A lot of financial appeals are motivated by guilt. “If you do not give up your candy bar and pop, 3 children will die today.” “Without your giving, I will not be able to go tell others about Jesus.” And so on.
We have all heard them; maybe we have even said them. But were they correct? Or should they have been said? I struggle with the transference of guilt and knowing if it is even accurate. But philosophy aside, let’s look at this method of funding up against the goal of giving being transformational.
In the parable of the talents in Matthew 25 many of you know the servant who did not reproduce for the master was called wicked. But note the attitude of the servant. In Mt 25:25 he expresses his feelings about the master. He was AFRAID of him. His whole motivation was not for change but self-preservation.
Giving out of guilt is an act of self-preservation. It says less about the lives we want to change and more about our desire to feel better about ourselves, or too relieve our bad feelings, or too calm our own fears.
Personally I do not feel guilt driven appeals are part of transformational giving. Rather as we grow in Christ we see giving as part of our discipleship journey. So the desire to be Christlike drives giving. If our giving is based on guilt, once the child is sponsored and the guilt is gone so is the giving. But if the giving is reflective of the journey with Christ then the sky is the limit.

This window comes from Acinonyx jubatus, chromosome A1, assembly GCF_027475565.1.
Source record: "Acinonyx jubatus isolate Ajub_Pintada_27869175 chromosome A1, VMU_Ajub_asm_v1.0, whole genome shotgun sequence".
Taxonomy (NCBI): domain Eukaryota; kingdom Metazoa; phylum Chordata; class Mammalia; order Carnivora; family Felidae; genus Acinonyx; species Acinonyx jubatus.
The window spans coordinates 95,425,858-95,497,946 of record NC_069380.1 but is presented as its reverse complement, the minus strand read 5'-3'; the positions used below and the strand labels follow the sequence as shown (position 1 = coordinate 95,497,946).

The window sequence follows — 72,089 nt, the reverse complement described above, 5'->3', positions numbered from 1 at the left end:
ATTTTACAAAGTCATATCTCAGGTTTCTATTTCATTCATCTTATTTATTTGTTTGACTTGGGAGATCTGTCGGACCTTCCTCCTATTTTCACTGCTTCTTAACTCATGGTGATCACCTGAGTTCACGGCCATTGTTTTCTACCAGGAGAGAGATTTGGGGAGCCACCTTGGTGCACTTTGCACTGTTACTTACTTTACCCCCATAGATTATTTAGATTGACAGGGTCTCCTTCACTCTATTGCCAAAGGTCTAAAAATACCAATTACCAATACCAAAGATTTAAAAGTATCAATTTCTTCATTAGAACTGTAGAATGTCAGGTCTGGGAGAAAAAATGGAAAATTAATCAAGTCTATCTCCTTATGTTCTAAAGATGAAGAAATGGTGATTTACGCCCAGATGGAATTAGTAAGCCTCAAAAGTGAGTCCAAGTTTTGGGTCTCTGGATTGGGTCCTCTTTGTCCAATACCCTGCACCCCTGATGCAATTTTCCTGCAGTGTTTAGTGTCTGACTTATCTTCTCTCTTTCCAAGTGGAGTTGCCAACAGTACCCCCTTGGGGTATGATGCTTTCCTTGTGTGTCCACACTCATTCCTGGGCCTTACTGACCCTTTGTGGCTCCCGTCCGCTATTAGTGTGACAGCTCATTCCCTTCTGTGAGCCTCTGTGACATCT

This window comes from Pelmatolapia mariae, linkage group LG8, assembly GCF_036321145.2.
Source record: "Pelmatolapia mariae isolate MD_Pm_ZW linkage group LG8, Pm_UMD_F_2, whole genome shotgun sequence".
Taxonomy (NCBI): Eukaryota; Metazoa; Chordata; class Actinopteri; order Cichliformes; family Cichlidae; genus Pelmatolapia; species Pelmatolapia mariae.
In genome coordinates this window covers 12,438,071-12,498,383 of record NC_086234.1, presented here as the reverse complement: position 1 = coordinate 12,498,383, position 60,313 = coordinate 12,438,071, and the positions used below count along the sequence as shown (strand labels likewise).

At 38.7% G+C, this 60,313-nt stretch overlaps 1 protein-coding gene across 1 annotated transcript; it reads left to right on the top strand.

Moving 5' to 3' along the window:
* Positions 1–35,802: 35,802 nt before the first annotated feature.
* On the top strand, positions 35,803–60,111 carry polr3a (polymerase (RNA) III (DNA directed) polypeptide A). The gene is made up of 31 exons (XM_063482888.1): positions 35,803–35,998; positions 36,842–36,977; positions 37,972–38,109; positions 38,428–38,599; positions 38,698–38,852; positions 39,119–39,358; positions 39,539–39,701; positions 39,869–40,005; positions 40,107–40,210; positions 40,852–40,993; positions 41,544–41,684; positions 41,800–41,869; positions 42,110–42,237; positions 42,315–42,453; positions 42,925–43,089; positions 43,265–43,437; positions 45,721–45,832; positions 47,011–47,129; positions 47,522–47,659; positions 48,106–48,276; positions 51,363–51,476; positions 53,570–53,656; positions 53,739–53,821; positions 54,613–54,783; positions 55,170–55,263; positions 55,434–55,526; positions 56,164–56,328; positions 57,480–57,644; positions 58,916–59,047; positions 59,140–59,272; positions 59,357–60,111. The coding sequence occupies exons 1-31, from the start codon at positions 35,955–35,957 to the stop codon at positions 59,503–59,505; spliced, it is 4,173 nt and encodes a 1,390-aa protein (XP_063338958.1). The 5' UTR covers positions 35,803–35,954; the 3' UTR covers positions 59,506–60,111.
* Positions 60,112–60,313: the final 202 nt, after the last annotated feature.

Dr. Steve DeNeff is his book SoulShift speaks to the servant in Matthew 25. He shows the attitude of the wicked servant is one of a consumer not a steward. The consumer sees God as stingy and harsh and hopes to be blessed while hiding in fear. The steward sees God as gracious and giving and wants to be a blessing to God. This is a major difference. The steward does not give out of fear or guilt, but out of relationship and blessing.